Sen. Joni Ernst was rushing through a nearly vacant Senate walkway Thursday morning as Christine Blasey Ford was recounting in gripping detail the assault she said she suffered at the hands of Brett Kavanaugh three decades ago.
Asked if she was planning to watch Ford’s testimony, Ernst said no. “I trust Senator Grassley,” she said, referring to her fellow Republican senator from Iowa, who was presiding over the Judiciary Committee hearing.
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But a few hours later, Ernst showed up in the hearing room to watch Grassley and his all-male Republican panel hear Kavanaugh describe the “ordeal” he’d been through in recent weeks.
“I have been a supporter of the MeToo movement,” Ernst told Iowa reporters on a conference call that day. “But these are very difficult situations that happen…. And sometimes they can’t be corroborated.”
It turns out that party loyalty still trumps the #metoo movement, at least for most women in Congress.
Over the past year, women across the nation and regardless of ideology have united over their stories experiencing assault, harassment and rape. But on Capitol Hill, female lawmakers are still very much divided along party lines about whom they trust most, the accuser or the accused.
In Kavanaugh’s case, female Democratic lawmakers are siding with the women, including Ford, outraged by Senate Republicans’ attempt to jam Kavanuagh’s confirmation through the upper chamber without an investigation of accusations against him. But Republican women on both sides of Capitol are largely backing the party’s decision, sticking by their nominee.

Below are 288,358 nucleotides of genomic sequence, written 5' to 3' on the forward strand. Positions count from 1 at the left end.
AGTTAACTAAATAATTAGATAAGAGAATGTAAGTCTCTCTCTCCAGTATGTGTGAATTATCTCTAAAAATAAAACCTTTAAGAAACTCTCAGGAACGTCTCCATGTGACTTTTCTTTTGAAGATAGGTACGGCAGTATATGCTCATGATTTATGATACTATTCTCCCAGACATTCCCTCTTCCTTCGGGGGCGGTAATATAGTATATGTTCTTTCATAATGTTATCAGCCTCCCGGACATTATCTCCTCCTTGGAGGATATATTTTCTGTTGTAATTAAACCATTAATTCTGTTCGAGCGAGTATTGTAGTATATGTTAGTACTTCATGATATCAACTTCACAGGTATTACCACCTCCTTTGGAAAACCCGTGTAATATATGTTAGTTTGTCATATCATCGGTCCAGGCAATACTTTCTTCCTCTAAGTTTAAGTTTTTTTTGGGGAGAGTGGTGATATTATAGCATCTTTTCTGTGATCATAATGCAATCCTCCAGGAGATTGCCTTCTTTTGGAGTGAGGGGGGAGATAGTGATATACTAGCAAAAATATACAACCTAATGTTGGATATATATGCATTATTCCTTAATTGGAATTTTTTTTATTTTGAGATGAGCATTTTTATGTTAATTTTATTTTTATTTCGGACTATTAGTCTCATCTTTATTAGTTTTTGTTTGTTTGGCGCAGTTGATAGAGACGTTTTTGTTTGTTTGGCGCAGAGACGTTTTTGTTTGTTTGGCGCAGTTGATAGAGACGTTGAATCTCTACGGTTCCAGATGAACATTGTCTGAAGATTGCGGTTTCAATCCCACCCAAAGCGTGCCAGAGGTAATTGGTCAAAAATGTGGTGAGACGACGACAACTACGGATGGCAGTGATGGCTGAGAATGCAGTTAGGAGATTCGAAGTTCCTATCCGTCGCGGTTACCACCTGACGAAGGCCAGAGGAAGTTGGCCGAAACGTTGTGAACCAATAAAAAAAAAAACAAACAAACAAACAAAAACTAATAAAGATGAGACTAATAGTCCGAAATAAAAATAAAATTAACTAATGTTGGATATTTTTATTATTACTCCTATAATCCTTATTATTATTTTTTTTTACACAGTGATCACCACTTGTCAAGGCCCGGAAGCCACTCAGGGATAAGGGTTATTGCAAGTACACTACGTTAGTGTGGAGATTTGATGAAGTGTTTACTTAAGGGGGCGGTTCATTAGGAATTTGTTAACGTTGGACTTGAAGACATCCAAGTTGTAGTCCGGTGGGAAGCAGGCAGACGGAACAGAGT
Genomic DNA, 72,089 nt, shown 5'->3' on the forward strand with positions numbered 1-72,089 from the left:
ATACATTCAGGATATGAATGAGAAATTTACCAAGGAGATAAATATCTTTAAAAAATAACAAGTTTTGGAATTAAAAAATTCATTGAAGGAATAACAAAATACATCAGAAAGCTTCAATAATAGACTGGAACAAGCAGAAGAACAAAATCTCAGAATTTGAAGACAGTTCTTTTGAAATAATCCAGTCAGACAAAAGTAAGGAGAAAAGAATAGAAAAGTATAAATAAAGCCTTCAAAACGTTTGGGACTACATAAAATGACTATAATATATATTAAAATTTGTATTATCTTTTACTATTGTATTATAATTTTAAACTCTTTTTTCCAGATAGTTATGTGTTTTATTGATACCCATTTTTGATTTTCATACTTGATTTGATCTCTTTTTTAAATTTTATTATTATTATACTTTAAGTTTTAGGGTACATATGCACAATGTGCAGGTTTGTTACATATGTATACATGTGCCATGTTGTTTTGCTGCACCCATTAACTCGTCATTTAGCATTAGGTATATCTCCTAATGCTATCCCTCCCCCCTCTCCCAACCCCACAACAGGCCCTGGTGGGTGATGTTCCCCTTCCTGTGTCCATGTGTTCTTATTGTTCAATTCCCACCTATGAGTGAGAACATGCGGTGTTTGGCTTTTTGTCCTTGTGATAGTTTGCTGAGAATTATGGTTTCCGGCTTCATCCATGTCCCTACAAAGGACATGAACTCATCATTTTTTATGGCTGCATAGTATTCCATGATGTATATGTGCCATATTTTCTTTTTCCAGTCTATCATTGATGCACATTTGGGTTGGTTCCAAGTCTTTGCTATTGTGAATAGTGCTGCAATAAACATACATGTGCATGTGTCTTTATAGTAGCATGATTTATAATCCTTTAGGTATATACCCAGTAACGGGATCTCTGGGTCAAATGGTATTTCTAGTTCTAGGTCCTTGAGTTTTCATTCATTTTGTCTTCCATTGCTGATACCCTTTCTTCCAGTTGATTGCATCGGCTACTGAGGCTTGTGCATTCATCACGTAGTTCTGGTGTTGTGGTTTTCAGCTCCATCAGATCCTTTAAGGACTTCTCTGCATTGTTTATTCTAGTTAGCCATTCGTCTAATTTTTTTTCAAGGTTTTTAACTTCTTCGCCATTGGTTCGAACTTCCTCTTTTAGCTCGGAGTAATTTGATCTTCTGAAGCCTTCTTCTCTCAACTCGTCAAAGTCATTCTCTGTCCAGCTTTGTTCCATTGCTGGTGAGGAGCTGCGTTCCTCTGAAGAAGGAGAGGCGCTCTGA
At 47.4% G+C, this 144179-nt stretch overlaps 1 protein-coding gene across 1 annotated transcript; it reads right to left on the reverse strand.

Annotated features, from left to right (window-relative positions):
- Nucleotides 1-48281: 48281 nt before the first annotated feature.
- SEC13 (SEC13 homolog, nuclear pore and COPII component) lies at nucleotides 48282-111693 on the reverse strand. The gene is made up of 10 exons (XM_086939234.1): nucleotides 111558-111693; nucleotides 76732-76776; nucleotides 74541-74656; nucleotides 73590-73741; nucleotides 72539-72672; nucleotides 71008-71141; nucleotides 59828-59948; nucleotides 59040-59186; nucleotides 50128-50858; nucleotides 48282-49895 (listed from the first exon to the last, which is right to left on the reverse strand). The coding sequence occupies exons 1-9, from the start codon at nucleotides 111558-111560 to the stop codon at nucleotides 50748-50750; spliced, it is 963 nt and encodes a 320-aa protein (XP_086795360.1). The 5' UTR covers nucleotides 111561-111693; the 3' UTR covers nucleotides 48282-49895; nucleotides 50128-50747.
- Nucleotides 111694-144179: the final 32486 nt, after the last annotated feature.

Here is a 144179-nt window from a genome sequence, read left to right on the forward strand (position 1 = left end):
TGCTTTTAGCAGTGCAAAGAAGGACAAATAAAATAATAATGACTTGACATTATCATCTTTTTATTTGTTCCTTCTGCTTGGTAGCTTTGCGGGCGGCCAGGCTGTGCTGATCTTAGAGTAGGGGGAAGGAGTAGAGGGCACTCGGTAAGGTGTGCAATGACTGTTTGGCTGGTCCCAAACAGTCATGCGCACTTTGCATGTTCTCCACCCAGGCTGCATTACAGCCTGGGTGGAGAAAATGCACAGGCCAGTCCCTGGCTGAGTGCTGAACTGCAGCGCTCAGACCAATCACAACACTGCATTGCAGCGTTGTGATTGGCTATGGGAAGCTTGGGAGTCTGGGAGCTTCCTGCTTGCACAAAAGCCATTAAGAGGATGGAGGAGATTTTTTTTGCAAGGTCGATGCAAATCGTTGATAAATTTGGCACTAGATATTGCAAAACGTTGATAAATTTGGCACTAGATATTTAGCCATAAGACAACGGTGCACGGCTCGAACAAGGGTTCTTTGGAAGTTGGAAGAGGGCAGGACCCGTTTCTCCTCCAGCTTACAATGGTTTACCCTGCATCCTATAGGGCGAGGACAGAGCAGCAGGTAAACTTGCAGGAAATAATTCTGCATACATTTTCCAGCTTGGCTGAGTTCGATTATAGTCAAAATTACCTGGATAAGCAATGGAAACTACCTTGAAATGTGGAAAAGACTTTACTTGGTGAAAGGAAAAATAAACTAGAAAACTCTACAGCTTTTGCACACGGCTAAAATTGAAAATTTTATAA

“I believe Judge Kavanaugh when he says these humiliating events never happened,” recently appointed Sen. Cindy Hyde-Smith (R-Miss.) said in her first floor speech on Wednesday. She later tweeted that it was “my duty… as the first woman to represent” Mississippi to defend Kavanaugh.
Democratic women, by contrast, couldn’t emphasize enough that their sympathies were with Ford. When it was Sen. Kamala Harris’ (D-Calif.) turn to speak during the Judiciary Committee hearing, she declared to Ford, “I want to tell you, I believe you.” Sen. Kirsten Gillibrand (D-N.Y.) similarly said Ford “gave forthright and truthful testimony and I believe her and I believe millions of Americans believed her.”
There might turn out to be exceptions to the partisan divide — critical ones. Moderate Republican Sens. Susan Collins and Lisa Murkowski, two GOP holdouts, will likely determine whether Kavanaugh gets through or not.
Notably, however, it was a Republican man, Sen. Jeff Flake (R-Ariz.), who on Friday bucked his party to demand an investigation into the Kavanaugh matter, putting the confirmation process on hold for a week.
Collins and Murkowski’s hesitation to take a position on Kavanaugh stood in stark contrast to the cries of sexism by Democratic lawmakers in both chambers of Congress. Female Democrats were furious about the GOP-led hearing on Ford’s allegation, calling it a “sham” and a “disgrace” — or “crap,” in the words of Rep. Val Deming’s (D-Fla.) at a Friday press conference.
“They knew that they couldn’t have another ‘Anita Hill moment,’ so they did the bare minimum so they could say they checked the box, hear her out,” Rep. Debbie Wasserman Schultz (D-Fla.) said Friday morning. “The reality is this was really worse than Anita Hill because there were no witnesses called, there was no background check.”